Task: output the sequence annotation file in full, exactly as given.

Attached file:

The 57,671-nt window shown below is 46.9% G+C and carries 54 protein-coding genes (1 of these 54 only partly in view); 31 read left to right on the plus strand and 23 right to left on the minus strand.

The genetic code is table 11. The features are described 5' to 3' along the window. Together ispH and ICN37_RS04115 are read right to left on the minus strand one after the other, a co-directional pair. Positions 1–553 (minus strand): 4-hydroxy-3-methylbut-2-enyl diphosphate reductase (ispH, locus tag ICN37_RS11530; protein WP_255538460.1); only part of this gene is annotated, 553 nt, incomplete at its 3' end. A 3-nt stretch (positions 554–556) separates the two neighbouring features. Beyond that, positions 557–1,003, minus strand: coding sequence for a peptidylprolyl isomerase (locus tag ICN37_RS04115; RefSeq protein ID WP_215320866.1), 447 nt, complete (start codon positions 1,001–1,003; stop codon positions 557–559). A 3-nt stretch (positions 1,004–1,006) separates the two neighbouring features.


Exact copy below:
The 57,671-nt window shown below is 46.9% G+C and carries 54 protein-coding genes (1 of these 54 only partly in view); 31 read left to right on the plus strand and 23 right to left on the minus strand.

The genetic code is table 11. The features are described 5' to 3' along the window. Together ispH and ICN37_RS04115 are read right to left on the minus strand one after the other, a co-directional pair. Positions 1–553 (minus strand): 4-hydroxy-3-methylbut-2-enyl diphosphate reductase (ispH, locus tag ICN37_RS11530; protein WP_255538460.1); only part of this gene is annotated, 553 nt, incomplete at its 3' end. A 3-nt stretch (positions 554–556) separates the two neighbouring features. Beyond that, positions 557–1,003, minus strand: coding sequence for a peptidylprolyl isomerase (locus tag ICN37_RS04115; RefSeq protein ID WP_215320866.1), 447 nt, complete (start codon positions 1,001–1,003; stop codon positions 557–559). A 3-nt stretch (positions 1,004–1,006) separates the two neighbouring features.